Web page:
ZIMBABWEANS are well-known for their love affair with fine dining, so it’s unsurprising that La Chandelle restaurant at Rainbow Towers, renowned for its French cuisine, is fast becoming one of Harare’s favourite foodie destinations.Situated on the mezzanine floor, La Chandelle has a sumptuous new look. Gold damask table cloths offset spotless white napkins and gleaming silver flatware, while deep red carpets and the rich brocade upholstery of the light and curvaceous locally-made dining chairs, and reflect the elegance and style popular during the reign of Louis Quatorze of France.Executive Chef Innocent Masuku has come up with a menu for La Chandelle that reflects his training in haute cuisine and his love for innovation. Delicious soup of traditional roasted pumpkin is infused with Asian spices, and finished with a sabayon froth, while chargrilled leek and sweet potato soup is served with a crunchy peanut tuile. Creative and wildly delicious is the cappuccino of mushroom soup with a puff pastry cap, served in a cup large enough to be a cafe au lait bowl. If you think that real men don’t eat quiche, a mouthful of Chef Innocent’s mopani worm and biltong quiche, with ricotta cheese and rocket salad, is a game changer. Other starter options are pan fried salmon and tuna on avocado, and beef carpaccio with mixed greens, whole grain mustard and honey, with parmesan shavings and quail eggs. When it comes to the main course, choosing is difficult. Pan-fried loin of yellow-tail fish, with blue cheese and duchess potatoes sounds alluring, but venison fillet, with a parmesan and mango crust, on a galette of sweet potato and aubergine, with fig and rosemary sauce, even more so. Should you decide on succulent potroast road runner with saffron mash, asparagus, peas and gravy, you won’t be disappointed.For dessert, tiramisu with fruits, and pumpkin cheesecake have a certain attraction, but Chef Innocent’s classic Crepe Suzette with a twist really takes the cake. Honey, orange juice and orange zest are reduced and poured over a tender, freshly-made crepe, and garnished with sugar-caramelised cashew nuts. This one is just too good to share.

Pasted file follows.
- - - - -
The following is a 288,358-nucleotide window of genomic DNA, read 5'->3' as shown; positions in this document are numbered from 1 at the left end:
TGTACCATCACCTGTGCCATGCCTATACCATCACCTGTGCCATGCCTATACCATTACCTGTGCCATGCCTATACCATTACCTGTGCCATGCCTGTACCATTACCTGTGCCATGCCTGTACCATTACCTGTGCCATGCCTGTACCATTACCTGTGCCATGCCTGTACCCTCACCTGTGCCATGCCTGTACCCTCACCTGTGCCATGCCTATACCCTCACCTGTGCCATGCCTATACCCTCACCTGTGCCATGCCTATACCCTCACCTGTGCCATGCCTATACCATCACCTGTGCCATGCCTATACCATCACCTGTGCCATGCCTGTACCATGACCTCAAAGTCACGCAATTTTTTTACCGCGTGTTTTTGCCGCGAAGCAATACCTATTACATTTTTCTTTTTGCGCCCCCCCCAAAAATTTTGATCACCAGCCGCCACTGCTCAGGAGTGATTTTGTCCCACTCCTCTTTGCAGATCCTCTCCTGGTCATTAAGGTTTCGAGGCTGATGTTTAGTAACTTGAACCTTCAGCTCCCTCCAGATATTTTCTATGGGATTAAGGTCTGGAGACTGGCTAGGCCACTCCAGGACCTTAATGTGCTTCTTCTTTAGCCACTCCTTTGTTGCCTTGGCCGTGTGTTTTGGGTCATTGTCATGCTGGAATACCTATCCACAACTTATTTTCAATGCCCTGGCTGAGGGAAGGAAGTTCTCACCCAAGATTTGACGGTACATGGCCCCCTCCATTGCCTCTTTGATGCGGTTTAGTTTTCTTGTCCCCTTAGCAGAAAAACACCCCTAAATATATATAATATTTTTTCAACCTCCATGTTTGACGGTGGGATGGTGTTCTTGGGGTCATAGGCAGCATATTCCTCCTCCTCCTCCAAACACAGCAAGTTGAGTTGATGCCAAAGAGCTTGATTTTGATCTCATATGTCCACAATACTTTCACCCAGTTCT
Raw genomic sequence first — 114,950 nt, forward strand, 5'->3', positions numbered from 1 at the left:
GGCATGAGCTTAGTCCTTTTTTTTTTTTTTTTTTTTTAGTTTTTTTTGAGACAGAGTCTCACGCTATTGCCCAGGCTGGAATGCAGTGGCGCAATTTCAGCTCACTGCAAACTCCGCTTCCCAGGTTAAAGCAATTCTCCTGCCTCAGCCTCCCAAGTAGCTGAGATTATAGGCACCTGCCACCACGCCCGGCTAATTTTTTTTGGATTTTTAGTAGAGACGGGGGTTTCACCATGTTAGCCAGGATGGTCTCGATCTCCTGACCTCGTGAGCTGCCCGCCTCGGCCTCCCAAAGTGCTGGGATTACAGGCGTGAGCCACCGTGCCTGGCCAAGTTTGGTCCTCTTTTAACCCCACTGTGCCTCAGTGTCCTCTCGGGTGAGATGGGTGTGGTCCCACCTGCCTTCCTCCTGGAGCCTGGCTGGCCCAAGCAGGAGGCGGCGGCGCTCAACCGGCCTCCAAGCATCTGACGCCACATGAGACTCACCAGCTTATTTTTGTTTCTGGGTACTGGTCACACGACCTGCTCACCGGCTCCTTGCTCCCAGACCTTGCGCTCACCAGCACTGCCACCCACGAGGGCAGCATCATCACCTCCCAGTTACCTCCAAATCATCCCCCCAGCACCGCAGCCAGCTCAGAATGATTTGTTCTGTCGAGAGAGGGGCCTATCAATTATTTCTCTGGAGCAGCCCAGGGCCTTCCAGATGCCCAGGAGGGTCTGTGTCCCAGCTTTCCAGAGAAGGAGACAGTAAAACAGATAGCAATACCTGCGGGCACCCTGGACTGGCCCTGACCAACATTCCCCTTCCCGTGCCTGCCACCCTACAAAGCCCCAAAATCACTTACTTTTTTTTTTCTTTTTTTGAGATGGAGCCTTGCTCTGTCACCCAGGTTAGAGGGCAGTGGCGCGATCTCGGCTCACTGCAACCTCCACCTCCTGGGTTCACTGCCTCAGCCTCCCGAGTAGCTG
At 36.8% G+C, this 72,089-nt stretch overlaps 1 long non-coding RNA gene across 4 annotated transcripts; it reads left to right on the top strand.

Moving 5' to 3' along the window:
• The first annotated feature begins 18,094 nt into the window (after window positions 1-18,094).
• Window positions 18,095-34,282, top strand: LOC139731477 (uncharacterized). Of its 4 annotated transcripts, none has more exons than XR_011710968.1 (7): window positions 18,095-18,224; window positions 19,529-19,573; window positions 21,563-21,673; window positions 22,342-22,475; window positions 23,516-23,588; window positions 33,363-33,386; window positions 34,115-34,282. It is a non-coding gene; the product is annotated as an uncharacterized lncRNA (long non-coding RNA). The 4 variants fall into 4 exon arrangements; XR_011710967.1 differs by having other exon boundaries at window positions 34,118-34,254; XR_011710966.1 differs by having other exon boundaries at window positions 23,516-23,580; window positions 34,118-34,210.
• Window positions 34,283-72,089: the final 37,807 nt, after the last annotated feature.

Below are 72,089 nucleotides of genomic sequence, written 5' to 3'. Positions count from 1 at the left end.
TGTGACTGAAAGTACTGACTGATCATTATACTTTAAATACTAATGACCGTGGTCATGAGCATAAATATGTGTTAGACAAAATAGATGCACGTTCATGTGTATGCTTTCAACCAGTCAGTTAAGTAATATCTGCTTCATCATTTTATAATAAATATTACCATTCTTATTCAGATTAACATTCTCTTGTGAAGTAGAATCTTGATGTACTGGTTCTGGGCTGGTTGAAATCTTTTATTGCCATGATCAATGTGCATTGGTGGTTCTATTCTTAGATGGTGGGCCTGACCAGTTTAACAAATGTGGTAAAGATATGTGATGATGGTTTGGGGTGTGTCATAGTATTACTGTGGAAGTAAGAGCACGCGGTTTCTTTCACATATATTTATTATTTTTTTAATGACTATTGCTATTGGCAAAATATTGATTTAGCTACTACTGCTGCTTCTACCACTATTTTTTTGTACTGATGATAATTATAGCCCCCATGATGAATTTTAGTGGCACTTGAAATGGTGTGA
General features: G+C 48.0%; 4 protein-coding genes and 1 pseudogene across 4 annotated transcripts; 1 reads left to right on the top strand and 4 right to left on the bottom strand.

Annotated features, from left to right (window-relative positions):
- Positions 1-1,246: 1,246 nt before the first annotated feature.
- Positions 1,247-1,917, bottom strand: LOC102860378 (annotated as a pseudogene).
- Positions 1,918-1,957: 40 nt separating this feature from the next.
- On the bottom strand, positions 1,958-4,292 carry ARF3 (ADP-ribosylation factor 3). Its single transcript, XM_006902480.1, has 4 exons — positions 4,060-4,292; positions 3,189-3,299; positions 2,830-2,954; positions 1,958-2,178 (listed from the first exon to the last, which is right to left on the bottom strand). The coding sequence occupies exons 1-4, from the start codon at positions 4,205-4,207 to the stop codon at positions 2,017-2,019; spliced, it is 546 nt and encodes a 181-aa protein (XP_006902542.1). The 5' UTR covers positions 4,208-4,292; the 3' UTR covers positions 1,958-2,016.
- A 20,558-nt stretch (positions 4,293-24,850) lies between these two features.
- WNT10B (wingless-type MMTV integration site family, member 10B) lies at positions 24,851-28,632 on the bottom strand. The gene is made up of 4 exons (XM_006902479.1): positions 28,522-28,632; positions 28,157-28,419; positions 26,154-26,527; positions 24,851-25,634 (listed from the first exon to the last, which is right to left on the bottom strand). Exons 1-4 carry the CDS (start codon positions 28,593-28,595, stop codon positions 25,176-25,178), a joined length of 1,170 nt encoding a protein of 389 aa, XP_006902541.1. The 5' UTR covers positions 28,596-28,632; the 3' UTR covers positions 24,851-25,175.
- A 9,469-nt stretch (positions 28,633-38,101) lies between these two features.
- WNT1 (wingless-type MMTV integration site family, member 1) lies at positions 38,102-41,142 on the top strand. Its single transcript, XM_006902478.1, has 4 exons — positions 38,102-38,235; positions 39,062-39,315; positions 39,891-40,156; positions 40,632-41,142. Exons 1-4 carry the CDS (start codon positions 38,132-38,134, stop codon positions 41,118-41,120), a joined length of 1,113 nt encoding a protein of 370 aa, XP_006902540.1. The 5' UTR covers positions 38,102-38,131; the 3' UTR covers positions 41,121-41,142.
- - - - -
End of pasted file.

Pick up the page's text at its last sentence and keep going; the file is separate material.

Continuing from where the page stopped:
A well-chosen wine list complements these delicious dishes. Choose from the range of popular Fat Bastard and Porcupine Ridge red and white wines, or opt for Reyneke organic wines from a Stellenbosch vineyard established in the 19th C. At self-sustainable Reyneke the best land is planted with vines, with the remainder given over to pasture, compostmaking and pockets of wilderness. Companion plants are used to fix nitrogen in the soil and rather than using poisons or chemicals, natural predators such as ducks are used to keep down snails.An exciting addition to the wine list is a cabernet sauvignon from Casillero del Diablo (The Devil’s Locker), a vineyard in the countryside near Santiago in Chile. This elegant red wine with its intense aromas, would pair ideally with the venison fillet and other red meats on Chef Innocent’s menu.Sparkling and dessert wines are wellrepresented, not forgetting the world’s bestloved Champagne, Moet et Chandon.Chef Innocent, named Executive Chef of the Year 2015, exudes bonhomie as he describes his training at Bulawayo Polytechnic’s Hotel School and his attachments in the Eastern Highlands at Montclair and Mutare Holiday Inn. The first apprentice of his intake to find employment, he arrived in 1992 at Elephant Hills Intercontinental Hotel, where he was inspired by a network of top chefs with the highest standards, and collected several medals for his culinary achievements.‘Five years later’, said Chef Innocent, ‘I moved to Victoria Falls Safari Lodge, where I revolutionised the Boma and made it famous!’ In 2000, this ambitious chef moved to Botswana, working at Kgadikgadi Country Club and later at the five star resort of Phakalane Golf Estate Hotel.On his return home to the city of kings, Innocent worked his magic at Bulawayo Rainbow Hotel, ‘filling the restaurant with diners and good food’.Although trained in classical French cuisine, Chef Innocent is constantly adopting new ideas and techniques and responding to trends and innovations made by great chefs around the world. ‘I make dishes for people to enjoy, not to claim territories’, he says.When not in the kitchen, Innocent can be found tending his herb and vegetable garden at Rainbow Towers, or working on a cookery book that he promises will be about ‘having a life as smart as your smart phone’ and about making and eating great food.